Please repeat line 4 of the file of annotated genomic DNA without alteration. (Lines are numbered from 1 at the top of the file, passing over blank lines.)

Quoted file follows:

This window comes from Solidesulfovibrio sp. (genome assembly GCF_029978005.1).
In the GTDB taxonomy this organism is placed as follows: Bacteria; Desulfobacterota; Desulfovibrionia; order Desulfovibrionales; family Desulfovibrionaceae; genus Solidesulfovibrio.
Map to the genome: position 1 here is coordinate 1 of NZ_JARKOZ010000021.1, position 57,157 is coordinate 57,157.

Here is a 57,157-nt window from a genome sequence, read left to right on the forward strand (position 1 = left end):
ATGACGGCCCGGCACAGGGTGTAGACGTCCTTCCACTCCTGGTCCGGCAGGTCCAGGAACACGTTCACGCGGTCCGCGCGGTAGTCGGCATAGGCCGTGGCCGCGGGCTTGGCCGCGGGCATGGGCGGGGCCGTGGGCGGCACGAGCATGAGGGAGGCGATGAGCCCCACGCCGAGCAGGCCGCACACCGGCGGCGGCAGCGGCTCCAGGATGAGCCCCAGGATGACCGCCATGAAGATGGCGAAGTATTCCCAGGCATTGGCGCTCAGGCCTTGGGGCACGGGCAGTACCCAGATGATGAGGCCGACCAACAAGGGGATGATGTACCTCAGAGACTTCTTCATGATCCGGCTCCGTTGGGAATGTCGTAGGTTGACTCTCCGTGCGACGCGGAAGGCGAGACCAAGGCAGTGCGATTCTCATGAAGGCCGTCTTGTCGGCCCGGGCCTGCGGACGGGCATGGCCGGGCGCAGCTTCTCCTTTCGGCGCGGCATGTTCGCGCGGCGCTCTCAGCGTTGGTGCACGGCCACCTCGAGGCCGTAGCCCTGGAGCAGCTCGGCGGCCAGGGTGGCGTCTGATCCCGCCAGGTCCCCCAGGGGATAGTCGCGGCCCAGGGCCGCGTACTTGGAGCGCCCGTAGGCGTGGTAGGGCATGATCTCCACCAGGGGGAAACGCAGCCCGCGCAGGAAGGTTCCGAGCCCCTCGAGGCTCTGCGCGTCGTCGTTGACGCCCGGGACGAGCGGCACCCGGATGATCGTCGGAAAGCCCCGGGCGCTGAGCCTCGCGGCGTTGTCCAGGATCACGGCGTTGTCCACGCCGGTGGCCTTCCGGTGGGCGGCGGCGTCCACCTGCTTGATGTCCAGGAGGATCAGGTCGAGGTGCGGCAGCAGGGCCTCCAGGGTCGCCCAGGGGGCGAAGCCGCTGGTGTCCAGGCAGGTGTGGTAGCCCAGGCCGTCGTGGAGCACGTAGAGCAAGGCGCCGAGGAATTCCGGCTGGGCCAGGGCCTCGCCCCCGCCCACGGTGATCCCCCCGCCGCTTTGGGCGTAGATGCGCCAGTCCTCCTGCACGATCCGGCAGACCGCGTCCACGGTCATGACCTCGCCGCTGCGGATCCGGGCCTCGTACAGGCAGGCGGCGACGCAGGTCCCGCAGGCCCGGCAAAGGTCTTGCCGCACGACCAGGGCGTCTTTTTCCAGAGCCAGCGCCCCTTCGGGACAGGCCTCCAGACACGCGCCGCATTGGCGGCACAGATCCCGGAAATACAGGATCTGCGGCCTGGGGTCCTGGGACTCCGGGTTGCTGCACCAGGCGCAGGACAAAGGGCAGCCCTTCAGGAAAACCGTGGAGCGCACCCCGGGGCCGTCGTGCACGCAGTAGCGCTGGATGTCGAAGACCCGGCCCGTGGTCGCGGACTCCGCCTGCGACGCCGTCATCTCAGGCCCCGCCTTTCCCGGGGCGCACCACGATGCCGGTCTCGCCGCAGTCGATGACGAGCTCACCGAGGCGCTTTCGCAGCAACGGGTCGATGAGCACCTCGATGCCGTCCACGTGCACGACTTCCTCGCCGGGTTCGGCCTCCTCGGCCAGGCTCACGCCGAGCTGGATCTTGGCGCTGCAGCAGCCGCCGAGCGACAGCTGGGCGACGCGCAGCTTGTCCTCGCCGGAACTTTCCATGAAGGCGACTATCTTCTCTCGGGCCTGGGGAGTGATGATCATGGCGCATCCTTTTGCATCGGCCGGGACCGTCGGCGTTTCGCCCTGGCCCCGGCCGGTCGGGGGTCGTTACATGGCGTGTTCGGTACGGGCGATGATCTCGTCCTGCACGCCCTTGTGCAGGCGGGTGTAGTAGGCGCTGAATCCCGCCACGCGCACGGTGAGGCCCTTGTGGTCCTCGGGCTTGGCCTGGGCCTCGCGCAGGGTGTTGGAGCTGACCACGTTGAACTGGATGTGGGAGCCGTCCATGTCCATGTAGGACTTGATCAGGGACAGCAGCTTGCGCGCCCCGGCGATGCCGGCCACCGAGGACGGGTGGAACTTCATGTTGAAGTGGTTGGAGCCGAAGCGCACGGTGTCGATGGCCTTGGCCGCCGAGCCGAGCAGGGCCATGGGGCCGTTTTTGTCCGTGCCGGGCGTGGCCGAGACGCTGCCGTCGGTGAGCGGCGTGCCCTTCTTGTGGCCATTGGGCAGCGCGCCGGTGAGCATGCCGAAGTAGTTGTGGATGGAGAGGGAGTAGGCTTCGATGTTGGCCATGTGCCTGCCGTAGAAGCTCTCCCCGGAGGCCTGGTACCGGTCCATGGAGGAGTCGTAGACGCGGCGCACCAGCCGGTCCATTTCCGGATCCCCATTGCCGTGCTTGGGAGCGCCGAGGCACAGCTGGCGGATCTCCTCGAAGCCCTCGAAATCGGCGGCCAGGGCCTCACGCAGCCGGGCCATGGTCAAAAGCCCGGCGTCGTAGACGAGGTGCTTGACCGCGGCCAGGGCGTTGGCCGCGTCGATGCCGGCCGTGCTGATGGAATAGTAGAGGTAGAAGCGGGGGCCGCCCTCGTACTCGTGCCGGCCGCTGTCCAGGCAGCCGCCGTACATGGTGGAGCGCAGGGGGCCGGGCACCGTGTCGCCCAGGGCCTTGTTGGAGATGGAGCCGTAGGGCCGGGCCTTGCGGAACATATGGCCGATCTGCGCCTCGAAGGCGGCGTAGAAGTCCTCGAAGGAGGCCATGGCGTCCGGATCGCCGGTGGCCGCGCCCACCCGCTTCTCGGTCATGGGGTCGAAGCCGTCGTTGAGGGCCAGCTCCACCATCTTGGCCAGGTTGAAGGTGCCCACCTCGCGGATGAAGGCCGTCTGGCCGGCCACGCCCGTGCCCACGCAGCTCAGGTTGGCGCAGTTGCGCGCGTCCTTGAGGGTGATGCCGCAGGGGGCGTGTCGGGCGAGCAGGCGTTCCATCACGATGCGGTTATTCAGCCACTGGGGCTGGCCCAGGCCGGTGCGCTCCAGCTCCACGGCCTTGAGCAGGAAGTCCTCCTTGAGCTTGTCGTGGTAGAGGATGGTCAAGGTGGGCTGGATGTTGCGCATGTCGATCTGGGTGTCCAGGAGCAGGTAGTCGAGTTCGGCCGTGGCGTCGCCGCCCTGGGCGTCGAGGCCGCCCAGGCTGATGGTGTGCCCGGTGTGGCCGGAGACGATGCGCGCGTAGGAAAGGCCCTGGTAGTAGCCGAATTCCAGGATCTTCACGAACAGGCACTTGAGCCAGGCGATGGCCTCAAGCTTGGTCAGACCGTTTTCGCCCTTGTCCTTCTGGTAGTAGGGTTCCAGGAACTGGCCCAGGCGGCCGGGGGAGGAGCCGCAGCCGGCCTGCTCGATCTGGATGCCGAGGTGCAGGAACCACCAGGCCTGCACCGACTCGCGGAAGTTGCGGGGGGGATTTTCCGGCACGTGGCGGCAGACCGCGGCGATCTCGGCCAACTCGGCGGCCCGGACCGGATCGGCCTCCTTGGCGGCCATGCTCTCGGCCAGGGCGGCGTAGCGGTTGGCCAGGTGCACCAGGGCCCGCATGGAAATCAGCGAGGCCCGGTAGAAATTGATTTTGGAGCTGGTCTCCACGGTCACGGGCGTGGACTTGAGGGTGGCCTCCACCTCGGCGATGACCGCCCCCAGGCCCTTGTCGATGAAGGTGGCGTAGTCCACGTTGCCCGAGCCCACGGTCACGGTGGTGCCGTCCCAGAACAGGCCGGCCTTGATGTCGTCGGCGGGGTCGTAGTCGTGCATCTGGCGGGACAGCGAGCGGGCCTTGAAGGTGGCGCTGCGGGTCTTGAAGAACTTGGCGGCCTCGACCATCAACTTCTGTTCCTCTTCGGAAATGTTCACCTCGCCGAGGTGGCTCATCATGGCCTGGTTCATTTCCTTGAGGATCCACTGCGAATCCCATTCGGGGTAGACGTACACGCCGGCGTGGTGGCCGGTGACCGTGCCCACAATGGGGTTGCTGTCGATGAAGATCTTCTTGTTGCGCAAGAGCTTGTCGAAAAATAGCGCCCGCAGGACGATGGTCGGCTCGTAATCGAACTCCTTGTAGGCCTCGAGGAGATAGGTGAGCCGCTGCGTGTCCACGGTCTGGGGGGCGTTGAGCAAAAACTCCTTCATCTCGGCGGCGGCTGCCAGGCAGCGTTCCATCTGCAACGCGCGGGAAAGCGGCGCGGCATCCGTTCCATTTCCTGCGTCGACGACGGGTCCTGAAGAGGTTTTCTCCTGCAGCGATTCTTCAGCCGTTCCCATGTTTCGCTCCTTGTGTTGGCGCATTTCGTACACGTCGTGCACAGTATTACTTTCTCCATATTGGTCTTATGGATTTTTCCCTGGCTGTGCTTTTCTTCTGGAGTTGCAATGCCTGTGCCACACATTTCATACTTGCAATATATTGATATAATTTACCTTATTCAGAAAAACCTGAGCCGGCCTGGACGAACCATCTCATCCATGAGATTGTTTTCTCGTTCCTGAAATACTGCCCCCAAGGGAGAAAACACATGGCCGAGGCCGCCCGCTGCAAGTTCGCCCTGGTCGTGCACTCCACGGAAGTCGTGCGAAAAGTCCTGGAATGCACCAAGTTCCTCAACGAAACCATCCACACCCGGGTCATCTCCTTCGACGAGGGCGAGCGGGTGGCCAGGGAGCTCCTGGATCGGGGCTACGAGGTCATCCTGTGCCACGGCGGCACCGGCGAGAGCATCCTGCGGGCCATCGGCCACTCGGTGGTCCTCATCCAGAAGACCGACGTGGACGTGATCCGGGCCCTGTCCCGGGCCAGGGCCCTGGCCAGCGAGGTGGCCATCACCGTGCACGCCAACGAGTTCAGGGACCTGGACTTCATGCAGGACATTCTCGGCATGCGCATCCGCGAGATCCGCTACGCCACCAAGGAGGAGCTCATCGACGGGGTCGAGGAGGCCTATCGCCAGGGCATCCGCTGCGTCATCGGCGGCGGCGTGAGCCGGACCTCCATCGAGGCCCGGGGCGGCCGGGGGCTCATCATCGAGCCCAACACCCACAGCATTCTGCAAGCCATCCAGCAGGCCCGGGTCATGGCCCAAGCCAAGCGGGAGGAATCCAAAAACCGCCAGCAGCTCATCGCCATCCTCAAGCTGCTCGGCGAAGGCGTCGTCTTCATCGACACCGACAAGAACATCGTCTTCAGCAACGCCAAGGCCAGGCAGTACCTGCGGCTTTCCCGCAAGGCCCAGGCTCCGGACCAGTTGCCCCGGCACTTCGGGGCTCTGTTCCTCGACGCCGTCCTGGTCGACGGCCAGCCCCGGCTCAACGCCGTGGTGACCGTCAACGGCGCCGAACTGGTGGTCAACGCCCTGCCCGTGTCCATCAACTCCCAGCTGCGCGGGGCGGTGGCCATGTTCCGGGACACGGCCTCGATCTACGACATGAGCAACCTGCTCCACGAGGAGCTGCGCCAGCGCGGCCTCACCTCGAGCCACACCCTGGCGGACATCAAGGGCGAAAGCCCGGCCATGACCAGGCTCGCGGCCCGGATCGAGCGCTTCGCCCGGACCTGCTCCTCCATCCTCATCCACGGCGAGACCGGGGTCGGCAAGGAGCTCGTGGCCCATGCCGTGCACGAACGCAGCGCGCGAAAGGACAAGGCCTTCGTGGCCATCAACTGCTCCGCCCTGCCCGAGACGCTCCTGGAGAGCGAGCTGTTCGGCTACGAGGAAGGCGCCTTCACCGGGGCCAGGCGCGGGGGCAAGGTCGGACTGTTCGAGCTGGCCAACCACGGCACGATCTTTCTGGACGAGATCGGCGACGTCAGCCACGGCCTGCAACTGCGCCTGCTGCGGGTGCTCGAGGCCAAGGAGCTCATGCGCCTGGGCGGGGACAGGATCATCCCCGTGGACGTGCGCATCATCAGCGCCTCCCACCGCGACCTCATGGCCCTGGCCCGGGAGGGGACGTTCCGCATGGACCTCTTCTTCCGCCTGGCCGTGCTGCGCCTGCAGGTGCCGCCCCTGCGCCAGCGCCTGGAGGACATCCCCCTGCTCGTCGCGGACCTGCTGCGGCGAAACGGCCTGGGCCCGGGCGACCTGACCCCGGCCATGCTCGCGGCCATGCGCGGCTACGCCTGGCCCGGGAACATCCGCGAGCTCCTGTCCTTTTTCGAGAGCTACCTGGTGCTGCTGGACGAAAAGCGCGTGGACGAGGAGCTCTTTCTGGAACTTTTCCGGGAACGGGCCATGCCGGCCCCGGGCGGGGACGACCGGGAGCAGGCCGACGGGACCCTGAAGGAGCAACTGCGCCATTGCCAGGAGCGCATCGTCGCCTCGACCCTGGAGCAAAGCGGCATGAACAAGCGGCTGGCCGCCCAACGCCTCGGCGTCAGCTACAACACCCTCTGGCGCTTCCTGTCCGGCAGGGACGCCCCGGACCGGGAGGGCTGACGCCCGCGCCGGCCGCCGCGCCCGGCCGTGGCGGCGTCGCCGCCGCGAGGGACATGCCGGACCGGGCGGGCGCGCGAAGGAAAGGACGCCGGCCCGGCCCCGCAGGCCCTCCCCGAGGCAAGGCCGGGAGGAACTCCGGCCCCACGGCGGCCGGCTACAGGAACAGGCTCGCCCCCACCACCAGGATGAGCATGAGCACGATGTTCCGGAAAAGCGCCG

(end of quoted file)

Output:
Here is a 57,157-nt window from a genome sequence, read left to right on the forward strand (position 1 = left end):